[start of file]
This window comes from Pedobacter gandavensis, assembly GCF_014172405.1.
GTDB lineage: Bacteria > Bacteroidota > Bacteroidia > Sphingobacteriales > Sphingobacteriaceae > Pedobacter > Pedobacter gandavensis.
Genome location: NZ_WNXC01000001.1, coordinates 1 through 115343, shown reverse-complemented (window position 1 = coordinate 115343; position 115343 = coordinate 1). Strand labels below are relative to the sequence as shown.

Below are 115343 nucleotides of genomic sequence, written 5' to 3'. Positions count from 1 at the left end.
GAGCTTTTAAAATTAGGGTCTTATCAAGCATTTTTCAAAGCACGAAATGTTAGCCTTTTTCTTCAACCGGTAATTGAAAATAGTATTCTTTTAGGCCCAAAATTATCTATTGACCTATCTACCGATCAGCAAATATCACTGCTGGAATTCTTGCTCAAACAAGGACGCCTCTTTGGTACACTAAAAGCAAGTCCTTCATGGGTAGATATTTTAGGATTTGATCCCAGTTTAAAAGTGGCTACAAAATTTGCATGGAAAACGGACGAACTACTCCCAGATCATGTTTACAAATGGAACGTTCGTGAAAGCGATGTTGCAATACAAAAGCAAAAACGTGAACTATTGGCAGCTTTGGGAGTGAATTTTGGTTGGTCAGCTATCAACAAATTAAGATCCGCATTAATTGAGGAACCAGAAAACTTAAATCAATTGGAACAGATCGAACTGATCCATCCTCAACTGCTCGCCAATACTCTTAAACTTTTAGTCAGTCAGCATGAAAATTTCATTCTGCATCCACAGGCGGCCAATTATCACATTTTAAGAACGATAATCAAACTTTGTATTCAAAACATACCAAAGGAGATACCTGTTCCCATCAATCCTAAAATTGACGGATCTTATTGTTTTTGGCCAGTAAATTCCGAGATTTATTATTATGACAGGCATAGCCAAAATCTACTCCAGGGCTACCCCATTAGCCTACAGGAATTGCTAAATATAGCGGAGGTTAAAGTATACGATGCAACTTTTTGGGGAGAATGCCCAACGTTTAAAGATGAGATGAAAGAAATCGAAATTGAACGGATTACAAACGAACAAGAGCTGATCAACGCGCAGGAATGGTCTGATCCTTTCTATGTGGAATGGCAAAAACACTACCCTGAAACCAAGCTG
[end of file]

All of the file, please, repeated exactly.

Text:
This window comes from Pedobacter gandavensis, assembly GCF_014172405.1.
GTDB lineage: Bacteria > Bacteroidota > Bacteroidia > Sphingobacteriales > Sphingobacteriaceae > Pedobacter > Pedobacter gandavensis.
Genome location: NZ_WNXC01000001.1, coordinates 1 through 115343, shown reverse-complemented (window position 1 = coordinate 115343; position 115343 = coordinate 1). Strand labels below are relative to the sequence as shown.

Below are 115343 nucleotides of genomic sequence, written 5' to 3'. Positions count from 1 at the left end.
GAGCTTTTAAAATTAGGGTCTTATCAAGCATTTTTCAAAGCACGAAATGTTAGCCTTTTTCTTCAACCGGTAATTGAAAATAGTATTCTTTTAGGCCCAAAATTATCTATTGACCTATCTACCGATCAGCAAATATCACTGCTGGAATTCTTGCTCAAACAAGGACGCCTCTTTGGTACACTAAAAGCAAGTCCTTCATGGGTAGATATTTTAGGATTTGATCCCAGTTTAAAAGTGGCTACAAAATTTGCATGGAAAACGGACGAACTACTCCCAGATCATGTTTACAAATGGAACGTTCGTGAAAGCGATGTTGCAATACAAAAGCAAAAACGTGAACTATTGGCAGCTTTGGGAGTGAATTTTGGTTGGTCAGCTATCAACAAATTAAGATCCGCATTAATTGAGGAACCAGAAAACTTAAATCAATTGGAACAGATCGAACTGATCCATCCTCAACTGCTCGCCAATACTCTTAAACTTTTAGTCAGTCAGCATGAAAATTTCATTCTGCATCCACAGGCGGCCAATTATCACATTTTAAGAACGATAATCAAACTTTGTATTCAAAACATACCAAAGGAGATACCTGTTCCCATCAATCCTAAAATTGACGGATCTTATTGTTTTTGGCCAGTAAATTCCGAGATTTATTATTATGACAGGCATAGCCAAAATCTACTCCAGGGCTACCCCATTAGCCTACAGGAATTGCTAAATATAGCGGAGGTTAAAGTATACGATGCAACTTTTTGGGGAGAATGCCCAACGTTTAAAGATGAGATGAAAGAAATCGAAATTGAACGGATTACAAACGAACAAGAGCTGATCAACGCGCAGGAATGGTCTGATCCTTTCTATGTGGAATGGCAAAAACACTACCCTGAAACCAAGCTG